So we’ve beaten the whole Netflix horse for a while now and talked about introducing a manzai to the world (at least that was the idea) but what about my terrestrial career (i.e. the non-English language media)?
The Japanese new years holiday is one of shuttered shops and clogged transportation networks (interestingly enough, everyone is so busy getting out of Tokyo that the capital becomes an absolute breeze to get around for the week). It is also, most helpfully for me, a time for people to gather around and watch a shitton of TV. Almost every single popular program on television will put together a several hour long special show to be shown in the week around New Year’s Day as the Japanese public apparently still hasn’t figured out (a) how to use a DVR, (b) that you can watch almost anything you want on a streaming service, (c) the more time spent watching your favorite personality ham it up on screen means less spending quality time with your loved ones.
Yes, in Japan, on New Year’s, television is still king. And thanks to the national network’s ravenous need to fill airtime with original “special” programming, this means young struggling comedians such as myself find themselves with increased opportunity to see some airtime.
Me being a relatively rare asset in the Japanese entertainment industry, I wound up working on a couple of shows and somehow not being left on the cutting room floor.
The main thing to keep in mind going into Japanese showbiz that you should be aware of is that you will be stereotyped and chastised for not following through on those inherently obvious “guidelines” set forth for your role. In my case, as I am an American, I was of course “strongly encouraged” by producers/people at my agency/senior comedians to play the American gaijin card.
The lesser of my two television outings this new year’s special season was a nonspeaking role, albeit on one of the biggest shows in Japan during prime time on New Year’s Day, consisting of me dressing in drag and getting made-up to look like a granny as much as a 25-year-old dude with a full beard can. The ten hour long filming session largely consisted of me and twenty other dudes in drag bull charging a Japanese football player and yelling like our wigs were on fire. But, hey, one of the members of TOKIO slapped me on the ass so that’s cool I guess.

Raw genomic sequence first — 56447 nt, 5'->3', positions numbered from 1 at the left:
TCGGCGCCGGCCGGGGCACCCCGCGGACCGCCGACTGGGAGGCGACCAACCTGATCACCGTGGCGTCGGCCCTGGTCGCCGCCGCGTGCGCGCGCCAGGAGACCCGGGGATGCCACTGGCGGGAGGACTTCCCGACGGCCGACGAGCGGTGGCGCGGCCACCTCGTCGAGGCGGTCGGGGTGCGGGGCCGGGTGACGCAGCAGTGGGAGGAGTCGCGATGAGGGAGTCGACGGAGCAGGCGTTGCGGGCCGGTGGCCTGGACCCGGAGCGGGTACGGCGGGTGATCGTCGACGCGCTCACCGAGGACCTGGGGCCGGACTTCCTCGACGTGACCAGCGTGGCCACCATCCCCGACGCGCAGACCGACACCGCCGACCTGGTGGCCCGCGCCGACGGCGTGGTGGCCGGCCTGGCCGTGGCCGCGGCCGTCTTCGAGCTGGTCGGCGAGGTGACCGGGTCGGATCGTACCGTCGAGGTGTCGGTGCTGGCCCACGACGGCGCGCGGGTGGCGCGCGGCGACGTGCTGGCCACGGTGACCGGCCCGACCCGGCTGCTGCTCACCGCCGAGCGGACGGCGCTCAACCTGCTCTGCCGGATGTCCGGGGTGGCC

Even though I was never mentioned by name in this role, I wound up getting a disproportionate amount of close-up shots (one of the perks of being a Yoshimoto talent, I guess), leading to several dozen of my friends and fans sending me hastily taken photos of their television screens.
My second appearance was on a late night television show hosted by perhaps the most powerful personality on Japanese television who isn’t Takeshi Kitano or in Johnny’s. I’m talking of course about Akashiya Sanma, a mainstay on Japanese television for the better part of the last forty years. Currying Sanma’s favor can make or break a career and many a talento has gone on to become a breakout star after an appearance on the man’s show.
As one of over sixty different owarai combis in the huge peanut gallery for this special program, my combi (Iruka Punch) seemed likely to be passed over. This was, after all, only our second television appearance ever. But the fates (and I’m guessing the Yoshimoto media machine) had other ideas in mind.
And so there I was, showing up on Japanese television, shouting “USA” like a total madman (or a dude at a political rally, take your pick), breaking out into a full flop sweat before getting roasted and “made fun of” by one of the three gods of Japanese comedy.
My phone exploded with text notifications. Everyone on twitter sent me their favorite screen grabs. Seemingly everyone I ran into backstage suddenly knew who I was.
I guess the Japanese comedy gods were smiling on me in their own way.
Oh, and the total sum payment for these two appearances? Zero yen. That’s right. But I guess I’m getting paid in recognition.